Today, remember all that God’s done for you in His Son and thank GOD for His indescribable gift.
This coming Lord’s Day, we plan to move to a Thanksgiving emphasis and I hope to preach from Luke 17:11-19. We know the story. 10 lepers are healed but only one returns to give thanks. I want to marinade in this passage Sunday so that we can see how faith and gratitude work together.
Here’s Bridges commenting in Respectable Sins on this, which led me to go after this text again:
We read this story (Luke 17:11-19) and we think, “How could those nine men be so ungrateful as to not even turn back and say a word of thanks to Jesus?” And yet far too many of us are guilty of the same sin of unthankfulness.
Maybe this is you (I know I’m included). Let’s embrace God’s Word for the means of grace it is, receive the Holy Spirit’s ministry of exalting Christ and let our faith demonstrate gratitude, to the glory of God.
Having preaching through Colossians in the past year, I was amazed at the number of times that book called us to be a grateful people. At one point in chapter 3, it seems like every verse was calling us to gratitude:
3:15 – Be thankful.
3:16 – …with thankfulness in your hearts to God.
3:17 – …giving thanks to God the Father through Him (the Lord Jesus).
What is the reason for this? Paul understands that if we are going to seek Jesus Christ above all things (3:1), put off the old self (3:5ff) and put on the new self (3:12ff) then the atmosphere in which this grows best is one of gratitude.
So, this thanksgiving, rather than putting on a one day show expressing thanks to God for all the creature comforts you have, why not go deep and express gratitude to God for what He has done to redeem you so that you can no longer live for yourself but for Him who died and rose again on your behalf. Give thanks to God.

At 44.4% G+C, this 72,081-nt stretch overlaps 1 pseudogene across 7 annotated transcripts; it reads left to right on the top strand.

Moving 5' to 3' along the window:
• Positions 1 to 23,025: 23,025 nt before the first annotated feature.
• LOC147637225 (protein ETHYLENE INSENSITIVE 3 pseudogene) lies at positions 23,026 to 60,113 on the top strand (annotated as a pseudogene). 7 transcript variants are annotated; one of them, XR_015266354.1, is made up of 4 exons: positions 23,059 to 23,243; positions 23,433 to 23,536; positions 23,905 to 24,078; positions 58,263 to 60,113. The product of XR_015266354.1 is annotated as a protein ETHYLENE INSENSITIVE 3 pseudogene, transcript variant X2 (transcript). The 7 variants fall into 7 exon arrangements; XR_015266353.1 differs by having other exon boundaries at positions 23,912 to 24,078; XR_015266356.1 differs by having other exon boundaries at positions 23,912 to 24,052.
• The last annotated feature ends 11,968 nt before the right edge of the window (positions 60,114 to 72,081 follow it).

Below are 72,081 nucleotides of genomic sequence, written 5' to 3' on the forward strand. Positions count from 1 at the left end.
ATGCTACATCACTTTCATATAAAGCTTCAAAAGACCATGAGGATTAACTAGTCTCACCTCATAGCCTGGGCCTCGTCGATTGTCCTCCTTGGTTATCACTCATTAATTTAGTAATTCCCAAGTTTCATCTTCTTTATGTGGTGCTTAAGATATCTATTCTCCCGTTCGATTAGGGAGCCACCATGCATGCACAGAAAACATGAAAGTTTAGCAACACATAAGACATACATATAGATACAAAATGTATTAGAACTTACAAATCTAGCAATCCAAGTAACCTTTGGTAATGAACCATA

As we prep for another Lord’s Day, tomorrow we plan to dive into the book of Colossians one more time. Colossians beats the drum pretty loudly of gratitude. This is because gratitude is closely tied to the Gospel. In Colossians 2:6-7, we hear a call that living a Gospel-centered life is the path to being thankful and, deeper, living a life that honors Jesus as Lord. In the AM sermon, I plan to overview the Gospel that comes through Christ alone.
In the PM, we will have a special time as a church at our Annual Church-Wide Thanksgiving Dinner. This is such a special time every year. I have many great memories of this. We will also be collecting a special offering to advance the Gospel in Australia. So, plan for a great, Christ-exalting Lord’s Day at Crestview.
On Sabbath Evening, January 15, 1860, Charles Spurgeon stepped into the pulpit at New Park Street Chapel to preach a sermon entitled, Special Thanksgiving to the Father from Colossians 1:12-13. This quote from this sermon will be one I use today in transitioning from my own sermon from Colossians 1:11-12 into the Lord’s Supper…
I think, my Brethren, we scarcely need to be told to give thanks unto the Son. The remembrance of that bleeding body hanging upon the Cross is ever present to our faith. The nails and the spear, His griefs, the anguish of His soul and His sweat of agony make much tender touching appeals to our gratitude—these will prevent us always from ceasing our songs and sometimes fire our hearts with rekindling rapture in praise of the Man, Christ Jesus. Yes, we will bless You, dearest Lord. Our souls are all on fire. As we survey the wondrous Cross, we cannot but shout—“O for this love let rocks and hills